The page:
Stigma, when associated with HIV, another medical condition, mental illness or disability, prevents a person from seeking evaluation and treatment, disclosing the diagnosis to those most likely to provide support, and following treatment guidelines. Health related stigma destroys human dignity.
CLICK HERE to view the 2022 International Conference on Stigma Photonarrative Project. This project was organized by the Internalized Stigma Interest Group. A big thank you to all who participated!
Join us at Howard University (or virtually) on May 19, 2023 as we explore stigma, relationships, and reproductive issues, while living with sickle cell disease. Register at www.ranapediatricfund.org
We are excited to announce that our program to fight stigma for youth age 18 to 29 years with HIV, “StoryTIME” is still open for new enrollments! Mentorship and leadership and advocacy skills training included. Want to learn more? CLICK HERE
Since becoming public with my HIV status just this last fall, I find myself in a place of discovery. What does my life look like without keeping HIV a secret? How does the vulnerability uncovered become an asset to my gifts sharing in a world in much need of safe vulnerability? How do I extend to others while not lessening self care of less stimulation and information from social media? Aging with HIV- what is the best support for my own mental health?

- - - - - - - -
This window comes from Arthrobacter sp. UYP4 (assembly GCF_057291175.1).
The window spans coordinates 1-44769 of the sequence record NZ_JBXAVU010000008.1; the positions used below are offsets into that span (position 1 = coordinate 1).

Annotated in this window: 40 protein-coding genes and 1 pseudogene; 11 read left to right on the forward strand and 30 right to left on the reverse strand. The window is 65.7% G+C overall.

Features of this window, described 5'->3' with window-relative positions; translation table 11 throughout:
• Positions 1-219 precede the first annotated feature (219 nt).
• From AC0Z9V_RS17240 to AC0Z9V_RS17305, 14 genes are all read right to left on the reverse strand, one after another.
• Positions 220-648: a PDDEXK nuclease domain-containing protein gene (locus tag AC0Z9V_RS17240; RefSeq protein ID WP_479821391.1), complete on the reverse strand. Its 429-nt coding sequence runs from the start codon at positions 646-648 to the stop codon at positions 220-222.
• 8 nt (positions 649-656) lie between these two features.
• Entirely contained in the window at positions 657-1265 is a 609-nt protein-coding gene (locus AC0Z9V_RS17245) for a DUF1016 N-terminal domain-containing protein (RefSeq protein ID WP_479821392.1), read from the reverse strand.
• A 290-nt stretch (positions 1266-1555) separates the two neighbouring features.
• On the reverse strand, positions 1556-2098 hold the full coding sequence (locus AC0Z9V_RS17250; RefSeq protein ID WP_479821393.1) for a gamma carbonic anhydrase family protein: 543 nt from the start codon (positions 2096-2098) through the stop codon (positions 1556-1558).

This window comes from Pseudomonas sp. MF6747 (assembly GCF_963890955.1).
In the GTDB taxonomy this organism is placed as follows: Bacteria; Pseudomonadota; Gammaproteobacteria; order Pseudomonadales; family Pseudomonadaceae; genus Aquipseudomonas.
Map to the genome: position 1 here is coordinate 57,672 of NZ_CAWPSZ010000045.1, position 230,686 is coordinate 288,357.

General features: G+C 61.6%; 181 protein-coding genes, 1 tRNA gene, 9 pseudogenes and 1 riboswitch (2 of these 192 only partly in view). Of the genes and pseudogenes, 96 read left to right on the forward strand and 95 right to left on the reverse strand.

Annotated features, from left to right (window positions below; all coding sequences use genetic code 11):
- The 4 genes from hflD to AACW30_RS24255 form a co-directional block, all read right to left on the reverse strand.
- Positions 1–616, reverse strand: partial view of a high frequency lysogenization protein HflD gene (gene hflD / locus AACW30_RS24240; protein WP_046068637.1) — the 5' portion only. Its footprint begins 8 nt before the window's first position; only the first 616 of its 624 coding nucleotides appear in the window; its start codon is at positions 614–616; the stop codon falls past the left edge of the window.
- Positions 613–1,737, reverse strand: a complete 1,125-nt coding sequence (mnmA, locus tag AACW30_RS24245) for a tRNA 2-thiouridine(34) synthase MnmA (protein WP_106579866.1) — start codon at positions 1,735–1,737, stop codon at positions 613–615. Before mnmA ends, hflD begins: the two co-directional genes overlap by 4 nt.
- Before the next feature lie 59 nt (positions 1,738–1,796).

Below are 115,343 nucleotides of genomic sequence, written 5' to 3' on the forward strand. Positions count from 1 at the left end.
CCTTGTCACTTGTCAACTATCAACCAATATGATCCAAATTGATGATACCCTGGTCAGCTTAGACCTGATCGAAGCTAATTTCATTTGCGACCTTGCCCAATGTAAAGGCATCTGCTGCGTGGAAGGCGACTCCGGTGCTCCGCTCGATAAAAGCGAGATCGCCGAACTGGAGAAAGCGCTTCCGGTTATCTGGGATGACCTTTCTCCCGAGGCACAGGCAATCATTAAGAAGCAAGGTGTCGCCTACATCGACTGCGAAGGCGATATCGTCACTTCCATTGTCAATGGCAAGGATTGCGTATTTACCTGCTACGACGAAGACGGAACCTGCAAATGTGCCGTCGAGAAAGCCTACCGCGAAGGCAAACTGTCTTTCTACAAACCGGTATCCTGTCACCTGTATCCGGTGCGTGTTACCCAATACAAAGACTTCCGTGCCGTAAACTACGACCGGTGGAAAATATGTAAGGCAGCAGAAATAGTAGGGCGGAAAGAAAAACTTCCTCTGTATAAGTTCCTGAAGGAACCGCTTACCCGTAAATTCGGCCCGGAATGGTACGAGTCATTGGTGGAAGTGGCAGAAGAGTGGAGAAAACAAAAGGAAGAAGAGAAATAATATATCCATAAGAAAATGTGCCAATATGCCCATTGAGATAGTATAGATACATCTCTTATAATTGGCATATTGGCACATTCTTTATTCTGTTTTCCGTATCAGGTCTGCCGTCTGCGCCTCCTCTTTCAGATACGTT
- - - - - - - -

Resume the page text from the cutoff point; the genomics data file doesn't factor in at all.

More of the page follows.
I am grateful to Howard University, Who Can You tell? program, The Well Wisdom Project, Positive Women’s Network and more recently NAMI, “National Association for Mental Illness. These organizations provide inspiring Peer Support. Peer Support utilizes one’s life experiences as a gift to listen and share with others hopes, dreams, loss, disappointment and despair. Living with HIV for 20 years, I’ve done “therapy” many years of my life, and the exchange of Peer Support has been remarkable. Peer Support is an exchange between peers with similar lived experience. These “undesirable” experiences strengthen personal resilience to be an ally for others that are experiencing difficulty. I don’t have to have the exact experience of another to have common feelings of separateness, despair, not being enough, or without community. Peer Support holds space for another’s challenges, sees them as a worthy human being, and knows they have capacity to live life with joys and grief, and that there is hope in living a more joyful life.